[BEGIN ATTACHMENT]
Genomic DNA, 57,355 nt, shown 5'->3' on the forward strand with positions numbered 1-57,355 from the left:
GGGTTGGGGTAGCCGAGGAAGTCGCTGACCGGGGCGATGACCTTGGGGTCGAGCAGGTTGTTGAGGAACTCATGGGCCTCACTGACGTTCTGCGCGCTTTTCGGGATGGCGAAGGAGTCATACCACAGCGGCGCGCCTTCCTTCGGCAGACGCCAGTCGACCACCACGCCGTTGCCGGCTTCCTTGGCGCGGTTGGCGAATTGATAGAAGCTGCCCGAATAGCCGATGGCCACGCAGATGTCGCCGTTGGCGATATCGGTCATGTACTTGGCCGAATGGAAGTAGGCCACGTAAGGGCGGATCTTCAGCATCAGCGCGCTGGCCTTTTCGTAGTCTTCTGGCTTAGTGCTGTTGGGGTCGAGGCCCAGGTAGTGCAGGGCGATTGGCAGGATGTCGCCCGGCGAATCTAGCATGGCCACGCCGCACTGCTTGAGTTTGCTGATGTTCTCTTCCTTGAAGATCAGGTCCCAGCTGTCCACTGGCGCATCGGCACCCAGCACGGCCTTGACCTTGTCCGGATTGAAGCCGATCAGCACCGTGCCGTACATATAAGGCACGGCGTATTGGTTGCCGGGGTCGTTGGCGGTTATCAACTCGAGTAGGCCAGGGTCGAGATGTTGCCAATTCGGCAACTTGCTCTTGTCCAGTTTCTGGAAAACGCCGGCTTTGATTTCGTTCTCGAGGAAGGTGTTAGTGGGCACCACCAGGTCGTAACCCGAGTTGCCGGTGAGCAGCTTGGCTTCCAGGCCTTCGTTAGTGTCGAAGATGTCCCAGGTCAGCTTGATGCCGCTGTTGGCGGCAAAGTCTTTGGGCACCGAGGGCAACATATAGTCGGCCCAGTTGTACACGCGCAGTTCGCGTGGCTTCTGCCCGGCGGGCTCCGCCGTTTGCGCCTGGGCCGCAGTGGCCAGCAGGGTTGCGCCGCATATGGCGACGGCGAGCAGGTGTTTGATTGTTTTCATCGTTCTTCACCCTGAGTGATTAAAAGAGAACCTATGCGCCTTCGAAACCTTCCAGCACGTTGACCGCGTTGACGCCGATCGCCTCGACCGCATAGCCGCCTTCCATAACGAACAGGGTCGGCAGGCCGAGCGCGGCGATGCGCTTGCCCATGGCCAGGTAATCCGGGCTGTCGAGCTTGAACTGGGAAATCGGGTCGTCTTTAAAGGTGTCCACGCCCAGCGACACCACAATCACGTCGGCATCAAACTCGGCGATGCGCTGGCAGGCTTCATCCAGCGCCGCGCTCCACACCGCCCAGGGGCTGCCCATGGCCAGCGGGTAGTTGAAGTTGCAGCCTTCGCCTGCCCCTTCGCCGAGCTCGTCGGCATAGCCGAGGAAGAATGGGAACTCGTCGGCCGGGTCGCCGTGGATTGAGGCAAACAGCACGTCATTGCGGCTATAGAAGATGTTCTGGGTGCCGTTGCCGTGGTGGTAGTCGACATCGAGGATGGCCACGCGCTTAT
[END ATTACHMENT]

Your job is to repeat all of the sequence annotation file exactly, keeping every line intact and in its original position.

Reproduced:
Genomic DNA, 57,355 nt, shown 5'->3' on the forward strand with positions numbered 1-57,355 from the left:
GGGTTGGGGTAGCCGAGGAAGTCGCTGACCGGGGCGATGACCTTGGGGTCGAGCAGGTTGTTGAGGAACTCATGGGCCTCACTGACGTTCTGCGCGCTTTTCGGGATGGCGAAGGAGTCATACCACAGCGGCGCGCCTTCCTTCGGCAGACGCCAGTCGACCACCACGCCGTTGCCGGCTTCCTTGGCGCGGTTGGCGAATTGATAGAAGCTGCCCGAATAGCCGATGGCCACGCAGATGTCGCCGTTGGCGATATCGGTCATGTACTTGGCCGAATGGAAGTAGGCCACGTAAGGGCGGATCTTCAGCATCAGCGCGCTGGCCTTTTCGTAGTCTTCTGGCTTAGTGCTGTTGGGGTCGAGGCCCAGGTAGTGCAGGGCGATTGGCAGGATGTCGCCCGGCGAATCTAGCATGGCCACGCCGCACTGCTTGAGTTTGCTGATGTTCTCTTCCTTGAAGATCAGGTCCCAGCTGTCCACTGGCGCATCGGCACCCAGCACGGCCTTGACCTTGTCCGGATTGAAGCCGATCAGCACCGTGCCGTACATATAAGGCACGGCGTATTGGTTGCCGGGGTCGTTGGCGGTTATCAACTCGAGTAGGCCAGGGTCGAGATGTTGCCAATTCGGCAACTTGCTCTTGTCCAGTTTCTGGAAAACGCCGGCTTTGATTTCGTTCTCGAGGAAGGTGTTAGTGGGCACCACCAGGTCGTAACCCGAGTTGCCGGTGAGCAGCTTGGCTTCCAGGCCTTCGTTAGTGTCGAAGATGTCCCAGGTCAGCTTGATGCCGCTGTTGGCGGCAAAGTCTTTGGGCACCGAGGGCAACATATAGTCGGCCCAGTTGTACACGCGCAGTTCGCGTGGCTTCTGCCCGGCGGGCTCCGCCGTTTGCGCCTGGGCCGCAGTGGCCAGCAGGGTTGCGCCGCATATGGCGACGGCGAGCAGGTGTTTGATTGTTTTCATCGTTCTTCACCCTGAGTGATTAAAAGAGAACCTATGCGCCTTCGAAACCTTCCAGCACGTTGACCGCGTTGACGCCGATCGCCTCGACCGCATAGCCGCCTTCCATAACGAACAGGGTCGGCAGGCCGAGCGCGGCGATGCGCTTGCCCATGGCCAGGTAATCCGGGCTGTCGAGCTTGAACTGGGAAATCGGGTCGTCTTTAAAGGTGTCCACGCCCAGCGACACCACAATCACGTCGGCATCAAACTCGGCGATGCGCTGGCAGGCTTCATCCAGCGCCGCGCTCCACACCGCCCAGGGGCTGCCCATGGCCAGCGGGTAGTTGAAGTTGCAGCCTTCGCCTGCCCCTTCGCCGAGCTCGTCGGCATAGCCGAGGAAGAATGGGAACTCGTCGGCCGGGTCGCCGTGGATTGAGGCAAACAGCACGTCATTGCGGCTATAGAAGATGTTCTGGGTGCCGTTGCCGTGGTGGTAGTCGACATCGAGGATGGCCACGCGCTTAT